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Daydreamers welcome.

Sometimes a child's teacher tells the parents that their child is a daydreamer and is concerned the behavior is interfering with learning. The parents may have noted the behavior at home but thought it was typical, not a concern. Well, it is typical. Everyone daydreams.

A basic definition of "daydreaming" is "engaging in stimulus-independent, task-unrelated thoughts and images." A simple daydream usually lasts only a few minutes. It is estimated we spend one-third to one-half of our waking hours daydreaming, yet this behavior is looked upon negatively because it represents "non-doing" when productivity is expected.

During daydreams, the mind isn't resting but is very active. Children may find daydreaming comforting since research indicates that daydreams are social, making the participant feel more socially connected and less lonely.

Daydreaming or mind wandering is like watching your own mental videos. Imaginative daydreaming can be beneficial for creative people. Mind wandering could be useful for creative thought and can result in our most inventive and creative moments.

When our minds wander, it is a means of eavesdropping on those novel thoughts generated by the unconscious. It is like a fountain spurting, spilling strange new thoughts from unconsciousness to consciousness.

Neuroscience is making progress in explaining how daydreaming works, and researchers have identified an area of the brain they've termed the default mode network (DMN). This network of interacting brain regions is active when the child is not focused on the outside world and the brain is at wakeful rest. The DMN is loaded with information regarding self, thinking about others, remembering the past and imagining the future. It becomes activated within a fraction of a second after completing a task. It deactivates when an external goal-oriented task is started and switches to the task-positive network (TPN).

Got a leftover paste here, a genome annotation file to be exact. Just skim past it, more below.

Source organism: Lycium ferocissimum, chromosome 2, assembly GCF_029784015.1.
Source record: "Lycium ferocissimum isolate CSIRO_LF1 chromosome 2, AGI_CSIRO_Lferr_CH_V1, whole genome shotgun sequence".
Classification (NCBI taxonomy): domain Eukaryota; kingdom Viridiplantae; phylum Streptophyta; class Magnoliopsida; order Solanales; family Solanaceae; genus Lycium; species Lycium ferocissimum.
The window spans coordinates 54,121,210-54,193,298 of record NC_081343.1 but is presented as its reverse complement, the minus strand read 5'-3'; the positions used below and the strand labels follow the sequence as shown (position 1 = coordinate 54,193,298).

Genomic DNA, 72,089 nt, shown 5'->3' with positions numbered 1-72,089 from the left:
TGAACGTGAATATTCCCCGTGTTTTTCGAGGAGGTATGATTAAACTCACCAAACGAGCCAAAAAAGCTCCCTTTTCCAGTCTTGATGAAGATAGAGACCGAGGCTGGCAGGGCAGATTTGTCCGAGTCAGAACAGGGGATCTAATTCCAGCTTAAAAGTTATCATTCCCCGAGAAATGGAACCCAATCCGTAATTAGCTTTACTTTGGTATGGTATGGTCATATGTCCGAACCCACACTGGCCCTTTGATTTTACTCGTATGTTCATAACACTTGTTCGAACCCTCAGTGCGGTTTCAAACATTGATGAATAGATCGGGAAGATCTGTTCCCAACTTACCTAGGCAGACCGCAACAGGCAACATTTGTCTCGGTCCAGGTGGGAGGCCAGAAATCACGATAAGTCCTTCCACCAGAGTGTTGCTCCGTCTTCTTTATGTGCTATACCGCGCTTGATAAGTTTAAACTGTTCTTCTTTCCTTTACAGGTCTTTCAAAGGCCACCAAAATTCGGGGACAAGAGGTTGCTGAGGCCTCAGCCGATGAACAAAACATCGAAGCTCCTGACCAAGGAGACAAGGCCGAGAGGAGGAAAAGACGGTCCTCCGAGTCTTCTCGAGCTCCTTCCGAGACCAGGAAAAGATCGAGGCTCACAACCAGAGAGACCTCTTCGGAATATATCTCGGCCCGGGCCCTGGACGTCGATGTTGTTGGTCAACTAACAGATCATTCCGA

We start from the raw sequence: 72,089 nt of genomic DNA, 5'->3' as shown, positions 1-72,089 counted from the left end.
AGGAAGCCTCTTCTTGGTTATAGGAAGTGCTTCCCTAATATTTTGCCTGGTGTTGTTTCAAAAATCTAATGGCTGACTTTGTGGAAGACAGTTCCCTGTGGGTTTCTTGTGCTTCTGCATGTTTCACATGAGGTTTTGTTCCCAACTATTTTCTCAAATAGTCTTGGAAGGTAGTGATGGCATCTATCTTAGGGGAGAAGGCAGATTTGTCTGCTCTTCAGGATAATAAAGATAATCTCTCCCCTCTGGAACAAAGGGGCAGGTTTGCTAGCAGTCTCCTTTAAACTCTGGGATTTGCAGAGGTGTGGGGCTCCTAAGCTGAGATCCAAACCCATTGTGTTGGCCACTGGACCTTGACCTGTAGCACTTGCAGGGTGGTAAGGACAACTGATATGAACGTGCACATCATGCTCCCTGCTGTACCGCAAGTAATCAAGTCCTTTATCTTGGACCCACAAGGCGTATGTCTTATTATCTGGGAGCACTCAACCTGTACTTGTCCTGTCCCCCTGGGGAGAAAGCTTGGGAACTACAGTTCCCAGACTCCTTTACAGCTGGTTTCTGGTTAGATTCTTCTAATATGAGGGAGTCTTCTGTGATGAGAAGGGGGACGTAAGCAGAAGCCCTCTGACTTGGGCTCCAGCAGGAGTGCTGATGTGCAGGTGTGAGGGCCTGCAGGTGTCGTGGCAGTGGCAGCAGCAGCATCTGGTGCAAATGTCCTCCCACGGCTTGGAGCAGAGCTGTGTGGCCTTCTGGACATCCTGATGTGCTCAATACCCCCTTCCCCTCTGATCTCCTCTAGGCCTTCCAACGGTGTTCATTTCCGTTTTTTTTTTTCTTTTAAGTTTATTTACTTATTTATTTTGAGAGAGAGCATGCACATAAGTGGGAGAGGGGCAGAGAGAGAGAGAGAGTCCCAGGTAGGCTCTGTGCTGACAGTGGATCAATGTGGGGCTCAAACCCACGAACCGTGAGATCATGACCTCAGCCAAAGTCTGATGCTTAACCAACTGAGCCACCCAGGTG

In the classroom, a teacher may wonder if a child is a daydreamer or has ADHD. We know that all children daydream, so the concern to be addressed is whether there is something going on that is more than typical daydreaming and is interfering with a child's ability to learn in the classroom.

There are some differences between the creative thinker who daydreams and an ADHD student. When you don't have ADHD, you are able to snap yourself out of a daydream state fairly easily.

With ADHD, daydreaming is intensified. Brain self-regulation is impaired. With ADHD, the student cannot start and stop tasks easily. ADHD children may not be aware they are daydreaming. Their daydreams are more intense and they may not respond or hear you if you call their name. The ADHD child does not switch off the DMN and go to the task-positive network (TPN) when they see an item requiring attention.

Parents and teachers of ADHD children may complain that the child can concentrate and be in control when they want to. This leads to the conclusion the child is naughty or misbehaving. Actually, the child is giving a clue to treating their problem when improvement results from making the required task more interesting or in an area of their talent.

When the brain is supposedly doing nothing and daydreaming, it's really doing a tremendous amount. We may call it "resting state" but the brain isn't resting at all.

Children should enjoy and learn from their daydreams. Parents only need to discuss or speak to their children about their daydreams when the child asks them to. If daydreaming is thought to be problematic for the child, strategies to improve the problem can be put in place. When ADHD is an issue, the treatment will also address the daydreaming situation.

Joseph A. Girone, MD, is a retired developmental pediatrician.
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Title Annotation:A Developmental Edge
Author:Girone, Joseph A.
Publication:Pediatrics for Parents
Date:Nov 1, 2014
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